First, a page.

Driving isnâ€™t all about driving, there are so many other factors to consider when it comes to motoring. Britainâ€™s road rules are set out in the Highway Code and this is Book Theory Test Todayâ€™s crash course to this important guide.
What is the Highway Code?
The Highway Code provides advice, guidance, information and mandatory road rules for every motorist in the UK. The purpose of the Highway Code is to promote road safety.
First published on April 14, 1931 as an 18 page guide, the Highway Code is now in its 85th year and during that time it has evolved in order to reflect modern motoring.
The Highway Code is applicable to motorists in England, Scotland and Wales and factors in the most vulnerable road users including:
- Disabled or older people
- Horse riders
- Pedestrians (especially children)
All of whom, along with car drivers, have a responsibility to show consideration for other road users.
Are the Highway Code rules a legal requirement?
The majority of rules in the Highway Code are legal requirements and anyone ignoring the rules is committing a criminal offence. The consequence of breaking the rules could be a fine, penalty points, disqualification from driving or losing your licence.
In cases of extreme breaches, the consequence could be prison. In the Highway Code, those rules considered unbreakable are identified by the words â€˜MUST or MUST NOTâ€™. Next to these rules, you will find an abbreviated reference to legislation which creates the offence.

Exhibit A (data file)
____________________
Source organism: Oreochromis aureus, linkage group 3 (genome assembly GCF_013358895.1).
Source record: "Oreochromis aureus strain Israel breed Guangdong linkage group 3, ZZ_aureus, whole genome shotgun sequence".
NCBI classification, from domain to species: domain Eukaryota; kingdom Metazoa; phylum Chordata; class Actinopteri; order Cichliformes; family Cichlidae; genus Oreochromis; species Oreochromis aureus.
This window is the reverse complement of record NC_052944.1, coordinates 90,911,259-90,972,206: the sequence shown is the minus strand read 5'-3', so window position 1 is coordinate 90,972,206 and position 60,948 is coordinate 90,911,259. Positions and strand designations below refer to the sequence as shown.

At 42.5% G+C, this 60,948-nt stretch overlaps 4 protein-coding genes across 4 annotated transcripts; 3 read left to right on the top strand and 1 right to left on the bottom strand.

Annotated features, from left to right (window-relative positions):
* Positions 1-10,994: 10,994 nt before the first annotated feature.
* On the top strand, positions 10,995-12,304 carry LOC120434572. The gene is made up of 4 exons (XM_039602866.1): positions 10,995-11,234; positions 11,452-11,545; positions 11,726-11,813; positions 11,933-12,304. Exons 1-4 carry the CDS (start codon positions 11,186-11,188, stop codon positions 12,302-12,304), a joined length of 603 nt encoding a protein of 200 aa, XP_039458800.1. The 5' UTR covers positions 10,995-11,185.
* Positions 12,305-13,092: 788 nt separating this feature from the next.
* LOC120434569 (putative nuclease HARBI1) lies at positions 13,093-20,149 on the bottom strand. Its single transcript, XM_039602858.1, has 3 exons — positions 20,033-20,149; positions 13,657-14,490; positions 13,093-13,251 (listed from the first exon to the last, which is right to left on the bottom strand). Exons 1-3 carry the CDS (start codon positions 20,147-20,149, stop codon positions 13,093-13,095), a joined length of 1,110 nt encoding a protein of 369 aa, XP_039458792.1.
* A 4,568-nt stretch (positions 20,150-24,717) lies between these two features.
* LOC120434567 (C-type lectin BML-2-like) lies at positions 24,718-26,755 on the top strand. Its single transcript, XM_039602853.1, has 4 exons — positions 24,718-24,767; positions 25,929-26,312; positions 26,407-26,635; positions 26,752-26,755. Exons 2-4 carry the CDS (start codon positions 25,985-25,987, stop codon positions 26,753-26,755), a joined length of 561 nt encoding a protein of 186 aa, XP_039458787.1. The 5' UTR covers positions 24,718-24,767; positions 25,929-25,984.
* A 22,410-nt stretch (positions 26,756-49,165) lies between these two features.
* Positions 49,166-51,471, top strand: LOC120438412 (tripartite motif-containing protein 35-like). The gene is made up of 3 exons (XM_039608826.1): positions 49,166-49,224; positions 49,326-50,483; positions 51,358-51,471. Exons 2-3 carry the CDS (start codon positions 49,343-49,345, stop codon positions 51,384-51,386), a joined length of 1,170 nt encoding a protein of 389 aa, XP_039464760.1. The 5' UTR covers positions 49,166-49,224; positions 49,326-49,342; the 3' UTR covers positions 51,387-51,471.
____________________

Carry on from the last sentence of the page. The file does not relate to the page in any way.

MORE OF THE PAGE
While not all the rules will lead to a person being prosecuted if broken, the Highway Code can be used as evidence in court under the Road Traffic Act in order to establish liability against an offender.
An excerpt from the Road Traffic Act states: â€œA failure on the part of a person to observe a provision of The Highway Code shall not in itself render that person liable to criminal proceedings of any kind, but any such failure may in any proceedings (whether civil or criminal, and including proceedings for an offence under the Traffic Acts, the [1981 c. 14.] Public Passenger Vehicles Act 1981 or sections 18 to 23 of the [1985 c. 67.] Transport Act 1985) be relied upon by any party to the proceedings as tending to establish or negative any liability which is in question in those proceedings.â€
Whatâ€™s the point of the Highway Code rules?
Book Theory Test Today says: â€œHaving knowledge of the Highway Code and knowing how to apply that knowledge will help to reduce accidents and fatalities on Britainâ€™s roads. Reducing the death toll on the UKâ€™s roads is not just the responsibility of road users, itâ€™s something that everyone person needs to take ownership of.
The guidance contained in the Highway Code will also help you to pass your theory test and practical driving exam. Itâ€™s a useful resource for learner driver and full licence holder, alike.â€
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